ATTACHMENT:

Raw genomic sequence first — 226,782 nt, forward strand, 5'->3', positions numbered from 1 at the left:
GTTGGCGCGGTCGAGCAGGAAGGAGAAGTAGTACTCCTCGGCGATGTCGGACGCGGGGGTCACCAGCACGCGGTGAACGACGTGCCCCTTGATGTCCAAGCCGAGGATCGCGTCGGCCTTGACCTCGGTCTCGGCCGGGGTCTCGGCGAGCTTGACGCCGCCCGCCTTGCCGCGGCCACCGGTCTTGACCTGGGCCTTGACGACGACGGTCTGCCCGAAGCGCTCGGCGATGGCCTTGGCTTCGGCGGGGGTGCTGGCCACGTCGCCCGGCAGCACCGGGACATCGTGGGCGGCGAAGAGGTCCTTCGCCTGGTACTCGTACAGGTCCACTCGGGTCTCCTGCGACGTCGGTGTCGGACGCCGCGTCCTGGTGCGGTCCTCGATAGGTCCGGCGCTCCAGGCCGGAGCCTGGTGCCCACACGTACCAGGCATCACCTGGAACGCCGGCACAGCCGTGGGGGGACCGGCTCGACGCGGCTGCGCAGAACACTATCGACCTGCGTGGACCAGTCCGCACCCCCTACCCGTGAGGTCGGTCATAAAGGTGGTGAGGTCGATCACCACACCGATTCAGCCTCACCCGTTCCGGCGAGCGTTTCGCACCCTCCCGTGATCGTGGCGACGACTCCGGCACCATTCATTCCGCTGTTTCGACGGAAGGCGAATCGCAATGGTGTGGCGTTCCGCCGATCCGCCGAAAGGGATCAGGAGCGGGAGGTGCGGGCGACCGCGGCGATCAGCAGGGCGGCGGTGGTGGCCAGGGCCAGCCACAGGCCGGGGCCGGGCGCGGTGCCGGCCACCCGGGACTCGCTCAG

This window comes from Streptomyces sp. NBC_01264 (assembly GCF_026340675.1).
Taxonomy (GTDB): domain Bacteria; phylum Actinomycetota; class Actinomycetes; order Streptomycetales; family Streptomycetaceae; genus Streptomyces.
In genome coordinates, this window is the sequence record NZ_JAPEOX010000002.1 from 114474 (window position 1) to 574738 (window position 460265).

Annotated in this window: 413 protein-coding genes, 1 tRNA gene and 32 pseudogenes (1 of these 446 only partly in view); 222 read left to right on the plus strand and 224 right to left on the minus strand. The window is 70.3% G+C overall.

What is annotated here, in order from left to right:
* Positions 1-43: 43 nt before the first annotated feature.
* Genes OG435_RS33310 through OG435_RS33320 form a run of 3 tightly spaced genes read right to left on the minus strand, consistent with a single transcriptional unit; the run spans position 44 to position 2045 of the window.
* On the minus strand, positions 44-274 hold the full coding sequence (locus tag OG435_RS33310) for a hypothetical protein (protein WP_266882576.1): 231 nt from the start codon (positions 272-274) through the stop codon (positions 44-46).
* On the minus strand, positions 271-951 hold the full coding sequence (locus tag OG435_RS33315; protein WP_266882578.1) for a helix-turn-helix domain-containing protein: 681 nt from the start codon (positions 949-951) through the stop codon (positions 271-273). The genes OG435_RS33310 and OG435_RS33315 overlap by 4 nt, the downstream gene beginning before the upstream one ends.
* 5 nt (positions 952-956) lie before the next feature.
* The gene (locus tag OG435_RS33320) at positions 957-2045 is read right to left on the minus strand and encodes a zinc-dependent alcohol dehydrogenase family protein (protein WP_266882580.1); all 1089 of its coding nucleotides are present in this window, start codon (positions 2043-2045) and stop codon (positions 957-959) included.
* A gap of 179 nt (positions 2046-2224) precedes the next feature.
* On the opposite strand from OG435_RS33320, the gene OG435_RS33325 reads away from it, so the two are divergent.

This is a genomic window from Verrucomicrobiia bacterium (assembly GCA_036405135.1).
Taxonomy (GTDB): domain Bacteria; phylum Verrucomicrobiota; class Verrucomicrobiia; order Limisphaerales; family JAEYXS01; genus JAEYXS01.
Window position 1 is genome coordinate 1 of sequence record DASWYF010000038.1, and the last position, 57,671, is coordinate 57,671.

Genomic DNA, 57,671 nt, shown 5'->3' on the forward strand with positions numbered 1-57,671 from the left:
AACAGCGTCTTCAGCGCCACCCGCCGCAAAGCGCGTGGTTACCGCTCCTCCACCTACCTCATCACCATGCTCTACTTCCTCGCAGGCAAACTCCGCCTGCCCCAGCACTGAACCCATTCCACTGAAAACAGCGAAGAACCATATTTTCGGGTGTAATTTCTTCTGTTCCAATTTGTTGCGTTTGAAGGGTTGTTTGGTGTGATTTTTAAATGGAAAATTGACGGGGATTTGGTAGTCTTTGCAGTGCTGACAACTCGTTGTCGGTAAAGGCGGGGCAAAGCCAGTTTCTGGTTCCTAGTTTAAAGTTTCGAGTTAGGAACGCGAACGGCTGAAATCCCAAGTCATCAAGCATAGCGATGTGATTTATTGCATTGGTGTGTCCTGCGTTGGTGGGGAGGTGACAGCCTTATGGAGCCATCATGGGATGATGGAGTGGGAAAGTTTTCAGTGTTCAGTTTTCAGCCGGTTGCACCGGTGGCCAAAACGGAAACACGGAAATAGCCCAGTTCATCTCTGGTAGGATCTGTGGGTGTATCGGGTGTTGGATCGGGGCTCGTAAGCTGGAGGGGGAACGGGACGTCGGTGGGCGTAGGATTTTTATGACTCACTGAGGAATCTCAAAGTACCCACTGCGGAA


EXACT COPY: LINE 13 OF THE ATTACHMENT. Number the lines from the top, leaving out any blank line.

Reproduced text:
* The gene (locus tag OG435_RS33320) at positions 957-2045 is read right to left on the minus strand and encodes a zinc-dependent alcohol dehydrogenase family protein (protein WP_266882580.1); all 1089 of its coding nucleotides are present in this window, start codon (positions 2043-2045) and stop codon (positions 957-959) included.